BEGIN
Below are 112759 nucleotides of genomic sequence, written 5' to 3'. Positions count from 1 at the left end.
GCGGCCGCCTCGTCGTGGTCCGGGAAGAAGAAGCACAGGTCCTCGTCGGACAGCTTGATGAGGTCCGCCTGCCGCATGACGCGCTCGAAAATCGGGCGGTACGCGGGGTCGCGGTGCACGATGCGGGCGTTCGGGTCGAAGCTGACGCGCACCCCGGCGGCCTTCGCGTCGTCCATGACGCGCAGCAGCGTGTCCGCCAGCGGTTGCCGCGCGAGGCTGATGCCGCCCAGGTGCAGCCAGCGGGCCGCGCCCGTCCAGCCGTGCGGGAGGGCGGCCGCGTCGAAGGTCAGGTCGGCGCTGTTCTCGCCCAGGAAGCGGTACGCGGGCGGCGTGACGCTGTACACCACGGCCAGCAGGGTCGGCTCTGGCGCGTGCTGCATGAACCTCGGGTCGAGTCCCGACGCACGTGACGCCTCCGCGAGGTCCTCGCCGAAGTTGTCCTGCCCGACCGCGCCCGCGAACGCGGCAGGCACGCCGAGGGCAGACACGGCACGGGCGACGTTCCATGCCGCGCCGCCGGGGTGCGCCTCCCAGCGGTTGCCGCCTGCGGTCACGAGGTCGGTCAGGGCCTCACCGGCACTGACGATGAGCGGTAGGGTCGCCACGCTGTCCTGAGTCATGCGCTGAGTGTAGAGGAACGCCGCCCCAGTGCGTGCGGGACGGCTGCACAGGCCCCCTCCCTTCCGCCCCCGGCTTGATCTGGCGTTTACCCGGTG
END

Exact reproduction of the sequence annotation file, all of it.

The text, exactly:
Below are 112759 nucleotides of genomic sequence, written 5' to 3'. Positions count from 1 at the left end.
GCGGCCGCCTCGTCGTGGTCCGGGAAGAAGAAGCACAGGTCCTCGTCGGACAGCTTGATGAGGTCCGCCTGCCGCATGACGCGCTCGAAAATCGGGCGGTACGCGGGGTCGCGGTGCACGATGCGGGCGTTCGGGTCGAAGCTGACGCGCACCCCGGCGGCCTTCGCGTCGTCCATGACGCGCAGCAGCGTGTCCGCCAGCGGTTGCCGCGCGAGGCTGATGCCGCCCAGGTGCAGCCAGCGGGCCGCGCCCGTCCAGCCGTGCGGGAGGGCGGCCGCGTCGAAGGTCAGGTCGGCGCTGTTCTCGCCCAGGAAGCGGTACGCGGGCGGCGTGACGCTGTACACCACGGCCAGCAGGGTCGGCTCTGGCGCGTGCTGCATGAACCTCGGGTCGAGTCCCGACGCACGTGACGCCTCCGCGAGGTCCTCGCCGAAGTTGTCCTGCCCGACCGCGCCCGCGAACGCGGCAGGCACGCCGAGGGCAGACACGGCACGGGCGACGTTCCATGCCGCGCCGCCGGGGTGCGCCTCCCAGCGGTTGCCGCCTGCGGTCACGAGGTCGGTCAGGGCCTCACCGGCACTGACGATGAGCGGTAGGGTCGCCACGCTGTCCTGAGTCATGCGCTGAGTGTAGAGGAACGCCGCCCCAGTGCGTGCGGGACGGCTGCACAGGCCCCCTCCCTTCCGCCCCCGGCTTGATCTGGCGTTTACCCGGTG